A note to my friend Ron Kellogg dated 27 Jan 2007 :

>I'm writing a book on scalable vector graphics (perhaps I was when I

>talked to you last -- it has been a while)

[note the book is done: see here]

>There is a chapter on the semantic web which I'm working on now that

>got me thinking about psychology and language and writing a bit.

>That was a while ago, now.

>Anyhow, a practical question and a series of fanciful ones first:

>1. Given a number n, we wish to find n maximally distinguishable

>stimuli in some perceptuo-cognitive realm....

>like n maximally distinguishable pure sinusoidal auditory tones.

>or n maxminally distinguishable colors

>or n maximally distinguishable k-sided polygons

>or n maximially distinguishable words (or ideas, or texts)

>or n maximally distinguishable people

>By what methodology would we do that (as a function of the

>perceptual-cognitive modality)? Suppose we define distinguishable as

>the inverse of confusable (just to operationalize a bit)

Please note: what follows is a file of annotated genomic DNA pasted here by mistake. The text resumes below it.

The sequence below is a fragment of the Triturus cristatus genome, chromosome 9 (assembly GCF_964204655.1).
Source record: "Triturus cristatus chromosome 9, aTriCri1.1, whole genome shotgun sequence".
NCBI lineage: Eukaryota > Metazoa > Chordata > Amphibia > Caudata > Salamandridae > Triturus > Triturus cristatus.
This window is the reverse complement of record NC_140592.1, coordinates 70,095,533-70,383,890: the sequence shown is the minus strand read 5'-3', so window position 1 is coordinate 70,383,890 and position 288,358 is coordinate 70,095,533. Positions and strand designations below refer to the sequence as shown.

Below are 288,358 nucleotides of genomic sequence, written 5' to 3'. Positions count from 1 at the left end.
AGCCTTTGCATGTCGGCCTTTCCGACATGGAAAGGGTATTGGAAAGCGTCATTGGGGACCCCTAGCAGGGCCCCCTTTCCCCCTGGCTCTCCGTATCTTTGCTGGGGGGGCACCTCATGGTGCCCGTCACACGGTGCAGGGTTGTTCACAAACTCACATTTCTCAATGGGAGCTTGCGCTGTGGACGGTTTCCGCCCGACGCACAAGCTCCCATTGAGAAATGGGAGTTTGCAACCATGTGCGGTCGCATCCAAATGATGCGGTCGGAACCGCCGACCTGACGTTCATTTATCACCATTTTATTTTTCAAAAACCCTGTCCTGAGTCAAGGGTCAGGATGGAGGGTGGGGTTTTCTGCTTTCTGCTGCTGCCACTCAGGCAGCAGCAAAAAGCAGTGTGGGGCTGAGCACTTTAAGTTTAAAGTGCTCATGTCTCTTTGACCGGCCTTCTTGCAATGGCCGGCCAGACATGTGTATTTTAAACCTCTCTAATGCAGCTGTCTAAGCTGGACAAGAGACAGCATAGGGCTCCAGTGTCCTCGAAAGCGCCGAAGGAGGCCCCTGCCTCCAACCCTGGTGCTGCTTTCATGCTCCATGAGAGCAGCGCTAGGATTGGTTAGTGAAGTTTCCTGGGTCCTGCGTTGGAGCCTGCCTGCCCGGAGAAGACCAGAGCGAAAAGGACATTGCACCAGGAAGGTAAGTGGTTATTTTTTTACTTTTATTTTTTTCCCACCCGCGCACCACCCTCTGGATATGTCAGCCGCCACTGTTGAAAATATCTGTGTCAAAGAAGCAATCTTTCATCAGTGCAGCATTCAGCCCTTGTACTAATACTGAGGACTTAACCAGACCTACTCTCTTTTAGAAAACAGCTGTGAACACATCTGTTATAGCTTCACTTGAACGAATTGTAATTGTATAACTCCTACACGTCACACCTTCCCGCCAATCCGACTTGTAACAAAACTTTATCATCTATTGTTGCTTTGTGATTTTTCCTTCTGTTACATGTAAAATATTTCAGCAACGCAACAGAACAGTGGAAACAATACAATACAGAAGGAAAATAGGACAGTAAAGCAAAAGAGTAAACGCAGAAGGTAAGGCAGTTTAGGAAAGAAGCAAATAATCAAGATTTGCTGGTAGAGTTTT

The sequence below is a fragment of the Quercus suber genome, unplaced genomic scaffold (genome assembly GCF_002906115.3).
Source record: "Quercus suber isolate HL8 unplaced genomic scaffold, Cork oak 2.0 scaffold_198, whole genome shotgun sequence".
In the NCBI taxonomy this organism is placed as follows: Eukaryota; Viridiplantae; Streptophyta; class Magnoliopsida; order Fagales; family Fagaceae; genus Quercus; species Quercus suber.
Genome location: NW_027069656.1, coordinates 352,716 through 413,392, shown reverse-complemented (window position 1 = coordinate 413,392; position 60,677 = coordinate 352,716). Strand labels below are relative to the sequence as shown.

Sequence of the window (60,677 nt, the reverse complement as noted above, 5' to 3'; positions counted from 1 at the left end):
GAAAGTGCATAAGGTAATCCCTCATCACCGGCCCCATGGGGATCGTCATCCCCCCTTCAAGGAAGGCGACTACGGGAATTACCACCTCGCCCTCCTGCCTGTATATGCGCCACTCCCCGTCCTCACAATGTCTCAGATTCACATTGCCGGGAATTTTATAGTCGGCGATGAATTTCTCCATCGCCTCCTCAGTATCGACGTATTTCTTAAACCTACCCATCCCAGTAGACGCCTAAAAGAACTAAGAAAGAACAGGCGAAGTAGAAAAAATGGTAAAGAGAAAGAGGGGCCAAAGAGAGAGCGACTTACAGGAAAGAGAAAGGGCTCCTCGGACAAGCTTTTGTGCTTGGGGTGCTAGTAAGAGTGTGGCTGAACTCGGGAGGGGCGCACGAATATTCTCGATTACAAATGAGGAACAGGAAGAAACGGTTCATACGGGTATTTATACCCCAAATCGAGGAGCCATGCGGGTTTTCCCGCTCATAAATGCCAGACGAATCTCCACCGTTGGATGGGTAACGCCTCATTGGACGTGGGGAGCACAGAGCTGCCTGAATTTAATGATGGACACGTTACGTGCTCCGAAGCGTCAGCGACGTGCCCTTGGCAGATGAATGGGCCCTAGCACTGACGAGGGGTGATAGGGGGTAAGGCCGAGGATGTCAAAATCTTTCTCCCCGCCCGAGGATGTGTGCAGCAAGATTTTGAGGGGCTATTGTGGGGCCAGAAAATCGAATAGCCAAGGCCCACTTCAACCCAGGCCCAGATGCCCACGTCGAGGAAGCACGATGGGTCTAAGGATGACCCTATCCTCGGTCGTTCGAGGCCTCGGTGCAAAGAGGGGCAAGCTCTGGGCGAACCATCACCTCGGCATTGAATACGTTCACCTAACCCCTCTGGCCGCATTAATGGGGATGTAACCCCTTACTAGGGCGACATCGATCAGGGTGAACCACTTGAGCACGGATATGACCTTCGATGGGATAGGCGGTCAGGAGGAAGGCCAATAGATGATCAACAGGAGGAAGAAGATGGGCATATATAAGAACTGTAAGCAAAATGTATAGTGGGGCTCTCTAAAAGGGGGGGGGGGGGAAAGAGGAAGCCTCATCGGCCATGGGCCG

>Clearly more sensory realms like auditory tones, would rely a lot on

>weber/fechner/stevens psychophysics.

>With colors we'd have to do a lot of scaling in CIE/lab space, I guess.

>With the other stuff, it seems like the metrics of the space have not

>even been established, so the question becomes rather vague or at least

>unanswerable, somewhere along that continuum. Is the descent into

>vagueness sudden or gradual?

>2. Since some of these questions are practical -- like choosing the

>colors for game pieces so as to maximize distinguishability -- some

>research may have been done. I asked someone at the Color Institute in

>Rochester a couple of years ago and they didn't know.

>But do you know of any good list servers or discussion groups or

>anything of the like on which an outsider (like a computer sci guy or

>whatever I am) could pose such questions in hopes of getting a

>practical answer?

>I continue to have more ideas than I will ever have time to write down

>or do anything with -- what a funny life.

>Best regards,

>David